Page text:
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Turkey Tracts are designed to highlight public hunting areas where intensive habitat management for turkeys has been conducted. Management practices include timber harvest, selective use of herbicides, invasive species treatment and removal, and prescribed fire.
A large kiosk, giving hunters area information and local business discounts, are at each Turkey Tract site. Surrounding businesses provide a discount when hunters take a "selfie" with the kiosk and show it at the business.
"Turkey Tracts are designed to promote and highlight public access to quality turkey hunting, educate the public of ongoing habitat management and the impacts on wildlife and people, and build a connection with the users of these Turkey Tracts and local community businesses." - Ryan Boyer, Biologist for the National Wild Turkey Federation.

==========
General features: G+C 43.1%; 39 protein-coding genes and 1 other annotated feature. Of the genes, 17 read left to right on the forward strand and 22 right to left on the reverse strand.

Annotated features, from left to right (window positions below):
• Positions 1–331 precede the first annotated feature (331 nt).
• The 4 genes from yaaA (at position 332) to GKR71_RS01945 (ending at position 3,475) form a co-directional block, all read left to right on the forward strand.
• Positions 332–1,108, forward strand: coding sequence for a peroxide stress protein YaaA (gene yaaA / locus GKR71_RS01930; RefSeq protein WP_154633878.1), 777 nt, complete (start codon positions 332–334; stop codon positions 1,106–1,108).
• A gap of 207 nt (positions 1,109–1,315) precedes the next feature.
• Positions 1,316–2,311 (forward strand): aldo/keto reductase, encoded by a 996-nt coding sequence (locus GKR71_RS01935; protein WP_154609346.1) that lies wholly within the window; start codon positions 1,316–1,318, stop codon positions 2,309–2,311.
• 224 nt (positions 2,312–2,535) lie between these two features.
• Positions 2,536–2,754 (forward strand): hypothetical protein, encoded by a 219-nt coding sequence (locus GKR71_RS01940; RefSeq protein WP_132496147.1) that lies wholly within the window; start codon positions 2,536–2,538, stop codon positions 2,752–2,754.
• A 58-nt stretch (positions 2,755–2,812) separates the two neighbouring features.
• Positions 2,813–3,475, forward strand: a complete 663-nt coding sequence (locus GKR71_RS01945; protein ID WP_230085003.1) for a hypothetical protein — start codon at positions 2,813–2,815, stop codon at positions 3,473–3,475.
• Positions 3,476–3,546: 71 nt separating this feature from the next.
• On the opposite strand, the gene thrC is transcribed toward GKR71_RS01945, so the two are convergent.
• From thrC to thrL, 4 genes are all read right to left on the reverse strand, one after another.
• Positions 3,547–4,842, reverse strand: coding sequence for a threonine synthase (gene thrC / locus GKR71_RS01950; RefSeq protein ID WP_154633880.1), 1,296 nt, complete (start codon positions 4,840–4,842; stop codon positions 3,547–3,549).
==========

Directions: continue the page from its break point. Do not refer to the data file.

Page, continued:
Wild turkeys are found in all 68 counties of the Lower Peninsula and most counties in the Upper Peninsula, where the species has continued to expand its range. In 1977, only 400 turkeys were taken during the Michigan hunting season. However, by 2014, annual numbers of turkeys taken had reached 30,000 birds. Michigan is now ranked eighth in the nation for the number of turkeys taken by hunters.